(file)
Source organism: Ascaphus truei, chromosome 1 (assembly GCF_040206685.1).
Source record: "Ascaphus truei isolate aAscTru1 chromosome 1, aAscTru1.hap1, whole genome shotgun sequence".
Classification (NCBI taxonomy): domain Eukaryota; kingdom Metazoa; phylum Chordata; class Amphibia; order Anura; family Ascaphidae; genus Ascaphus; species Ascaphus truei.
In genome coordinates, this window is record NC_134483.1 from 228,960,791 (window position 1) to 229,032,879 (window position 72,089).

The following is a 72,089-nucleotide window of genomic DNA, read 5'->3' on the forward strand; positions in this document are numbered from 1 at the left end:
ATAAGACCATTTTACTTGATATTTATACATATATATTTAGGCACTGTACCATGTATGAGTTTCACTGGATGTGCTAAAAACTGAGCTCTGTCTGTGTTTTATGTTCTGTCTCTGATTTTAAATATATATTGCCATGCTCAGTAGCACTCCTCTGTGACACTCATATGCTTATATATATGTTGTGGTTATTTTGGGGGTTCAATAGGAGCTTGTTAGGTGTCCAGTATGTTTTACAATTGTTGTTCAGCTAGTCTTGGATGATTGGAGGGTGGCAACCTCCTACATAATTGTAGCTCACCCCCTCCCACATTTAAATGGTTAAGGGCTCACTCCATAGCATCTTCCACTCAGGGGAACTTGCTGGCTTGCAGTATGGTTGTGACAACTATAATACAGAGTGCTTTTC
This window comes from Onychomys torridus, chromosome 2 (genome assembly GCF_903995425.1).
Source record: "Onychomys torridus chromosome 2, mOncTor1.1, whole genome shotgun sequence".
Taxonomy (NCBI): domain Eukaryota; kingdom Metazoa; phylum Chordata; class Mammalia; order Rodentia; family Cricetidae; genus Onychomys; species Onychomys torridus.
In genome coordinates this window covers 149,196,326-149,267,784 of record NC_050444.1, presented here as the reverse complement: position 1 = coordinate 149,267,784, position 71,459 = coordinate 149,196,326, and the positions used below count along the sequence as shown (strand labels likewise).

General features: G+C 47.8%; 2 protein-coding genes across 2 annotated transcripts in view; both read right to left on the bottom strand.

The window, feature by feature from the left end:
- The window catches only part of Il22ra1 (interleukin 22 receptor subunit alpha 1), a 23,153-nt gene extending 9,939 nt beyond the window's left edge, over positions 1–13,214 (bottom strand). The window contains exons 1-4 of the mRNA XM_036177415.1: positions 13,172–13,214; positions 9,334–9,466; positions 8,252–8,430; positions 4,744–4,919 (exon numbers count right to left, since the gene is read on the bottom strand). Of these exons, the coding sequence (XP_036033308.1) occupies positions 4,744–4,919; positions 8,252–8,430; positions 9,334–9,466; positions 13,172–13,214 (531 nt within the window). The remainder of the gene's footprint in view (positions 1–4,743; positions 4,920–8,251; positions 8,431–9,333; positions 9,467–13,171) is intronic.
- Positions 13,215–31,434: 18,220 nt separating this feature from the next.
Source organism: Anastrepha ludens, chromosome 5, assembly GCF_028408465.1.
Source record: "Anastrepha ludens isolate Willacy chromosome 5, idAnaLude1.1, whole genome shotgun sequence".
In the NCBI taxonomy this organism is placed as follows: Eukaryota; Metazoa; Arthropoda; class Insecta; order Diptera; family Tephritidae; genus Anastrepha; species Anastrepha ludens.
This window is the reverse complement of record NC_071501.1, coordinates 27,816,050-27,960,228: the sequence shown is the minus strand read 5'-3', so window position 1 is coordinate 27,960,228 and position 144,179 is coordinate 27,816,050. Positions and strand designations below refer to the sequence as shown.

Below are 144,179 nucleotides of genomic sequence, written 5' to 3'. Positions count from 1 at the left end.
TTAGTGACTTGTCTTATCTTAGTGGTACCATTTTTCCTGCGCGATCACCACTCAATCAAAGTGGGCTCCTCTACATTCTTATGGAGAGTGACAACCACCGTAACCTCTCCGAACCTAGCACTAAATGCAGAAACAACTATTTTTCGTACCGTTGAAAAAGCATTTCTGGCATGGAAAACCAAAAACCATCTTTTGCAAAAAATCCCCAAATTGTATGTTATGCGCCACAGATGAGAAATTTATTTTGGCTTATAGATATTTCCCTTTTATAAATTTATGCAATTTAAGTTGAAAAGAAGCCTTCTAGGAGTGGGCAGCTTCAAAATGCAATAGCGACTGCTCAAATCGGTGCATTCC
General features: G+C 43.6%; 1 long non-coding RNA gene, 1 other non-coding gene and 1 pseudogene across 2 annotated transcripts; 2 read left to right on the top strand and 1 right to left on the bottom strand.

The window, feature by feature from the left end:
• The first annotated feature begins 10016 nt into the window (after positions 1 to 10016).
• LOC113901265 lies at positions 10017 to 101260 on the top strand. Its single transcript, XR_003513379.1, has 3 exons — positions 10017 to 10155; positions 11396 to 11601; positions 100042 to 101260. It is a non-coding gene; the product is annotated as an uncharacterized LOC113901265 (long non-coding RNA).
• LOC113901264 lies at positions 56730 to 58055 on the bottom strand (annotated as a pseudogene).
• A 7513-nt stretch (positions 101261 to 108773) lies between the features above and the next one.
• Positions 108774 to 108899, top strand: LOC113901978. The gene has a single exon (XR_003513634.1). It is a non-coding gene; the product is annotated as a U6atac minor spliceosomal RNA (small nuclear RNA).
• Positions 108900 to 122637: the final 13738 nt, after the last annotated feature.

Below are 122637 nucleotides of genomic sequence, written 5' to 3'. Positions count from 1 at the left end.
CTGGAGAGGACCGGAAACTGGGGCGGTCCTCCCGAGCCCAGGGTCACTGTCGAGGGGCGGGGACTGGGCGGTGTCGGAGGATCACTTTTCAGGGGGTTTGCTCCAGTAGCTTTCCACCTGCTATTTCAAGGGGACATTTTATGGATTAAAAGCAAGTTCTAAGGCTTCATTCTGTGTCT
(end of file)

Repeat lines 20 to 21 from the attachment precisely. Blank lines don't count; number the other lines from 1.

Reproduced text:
TTAGTGACTTGTCTTATCTTAGTGGTACCATTTTTCCTGCGCGATCACCACTCAATCAAAGTGGGCTCCTCTACATTCTTATGGAGAGTGACAACCACCGTAACCTCTCCGAACCTAGCACTAAATGCAGAAACAACTATTTTTCGTACCGTTGAAAAAGCATTTCTGGCATGGAAAACCAAAAACCATCTTTTGCAAAAAATCCCCAAATTGTATGTTATGCGCCACAGATGAGAAATTTATTTTGGCTTATAGATATTTCCCTTTTATAAATTTATGCAATTTAAGTTGAAAAGAAGCCTTCTAGGAGTGGGCAGCTTCAAAATGCAATAGCGACTGCTCAAATCGGTGCATTCC
General features: G+C 43.6%; 1 long non-coding RNA gene, 1 other non-coding gene and 1 pseudogene across 2 annotated transcripts; 2 read left to right on the top strand and 1 right to left on the bottom strand.